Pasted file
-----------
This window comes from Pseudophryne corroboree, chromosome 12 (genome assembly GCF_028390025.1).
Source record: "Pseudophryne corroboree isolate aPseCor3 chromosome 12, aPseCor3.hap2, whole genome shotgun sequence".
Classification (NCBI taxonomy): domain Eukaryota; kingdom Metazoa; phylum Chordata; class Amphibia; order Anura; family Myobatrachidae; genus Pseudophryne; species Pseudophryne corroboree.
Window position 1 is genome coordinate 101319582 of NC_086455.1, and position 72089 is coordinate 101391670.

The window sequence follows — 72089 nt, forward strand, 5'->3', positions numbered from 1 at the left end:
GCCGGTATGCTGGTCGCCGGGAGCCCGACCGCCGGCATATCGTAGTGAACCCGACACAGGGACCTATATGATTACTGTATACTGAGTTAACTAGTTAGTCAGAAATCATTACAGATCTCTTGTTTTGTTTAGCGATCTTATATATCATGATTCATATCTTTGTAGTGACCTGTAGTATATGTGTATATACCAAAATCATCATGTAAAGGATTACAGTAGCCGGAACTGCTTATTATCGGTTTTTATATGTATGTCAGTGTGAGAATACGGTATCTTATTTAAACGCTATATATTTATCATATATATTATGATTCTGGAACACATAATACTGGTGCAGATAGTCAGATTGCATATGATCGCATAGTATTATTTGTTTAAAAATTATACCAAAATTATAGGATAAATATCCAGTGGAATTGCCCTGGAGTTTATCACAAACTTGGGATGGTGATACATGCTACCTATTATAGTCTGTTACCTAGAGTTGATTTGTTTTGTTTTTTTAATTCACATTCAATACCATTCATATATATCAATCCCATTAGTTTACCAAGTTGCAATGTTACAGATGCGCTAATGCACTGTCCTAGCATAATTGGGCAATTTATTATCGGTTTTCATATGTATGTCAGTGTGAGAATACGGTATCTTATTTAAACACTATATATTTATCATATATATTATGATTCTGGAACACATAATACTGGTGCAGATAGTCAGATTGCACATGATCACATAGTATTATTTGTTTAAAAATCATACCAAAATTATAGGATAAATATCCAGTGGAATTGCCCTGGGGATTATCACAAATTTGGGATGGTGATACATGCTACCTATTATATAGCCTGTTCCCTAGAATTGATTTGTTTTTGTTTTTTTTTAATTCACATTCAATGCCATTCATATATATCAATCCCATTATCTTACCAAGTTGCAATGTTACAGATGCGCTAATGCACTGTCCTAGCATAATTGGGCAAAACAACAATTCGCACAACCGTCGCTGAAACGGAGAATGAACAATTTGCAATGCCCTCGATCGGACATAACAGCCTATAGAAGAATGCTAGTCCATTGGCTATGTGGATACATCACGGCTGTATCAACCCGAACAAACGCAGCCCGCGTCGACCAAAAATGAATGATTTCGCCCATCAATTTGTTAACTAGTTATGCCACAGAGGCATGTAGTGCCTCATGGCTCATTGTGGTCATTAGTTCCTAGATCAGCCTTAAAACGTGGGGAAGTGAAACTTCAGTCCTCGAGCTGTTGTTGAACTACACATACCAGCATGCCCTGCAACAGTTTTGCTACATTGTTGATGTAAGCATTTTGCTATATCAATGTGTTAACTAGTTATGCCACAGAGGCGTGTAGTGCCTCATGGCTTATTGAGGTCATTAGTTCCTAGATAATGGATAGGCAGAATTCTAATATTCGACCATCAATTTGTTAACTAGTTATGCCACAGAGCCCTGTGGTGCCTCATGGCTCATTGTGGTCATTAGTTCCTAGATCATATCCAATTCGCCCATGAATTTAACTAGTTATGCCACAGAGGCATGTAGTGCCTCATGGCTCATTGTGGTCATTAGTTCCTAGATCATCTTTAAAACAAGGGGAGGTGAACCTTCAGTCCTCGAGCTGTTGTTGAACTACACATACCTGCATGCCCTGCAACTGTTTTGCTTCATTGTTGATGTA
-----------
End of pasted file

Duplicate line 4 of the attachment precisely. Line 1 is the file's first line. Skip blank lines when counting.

Window position 1 is genome coordinate 101319582 of NC_086455.1, and position 72089 is coordinate 101391670.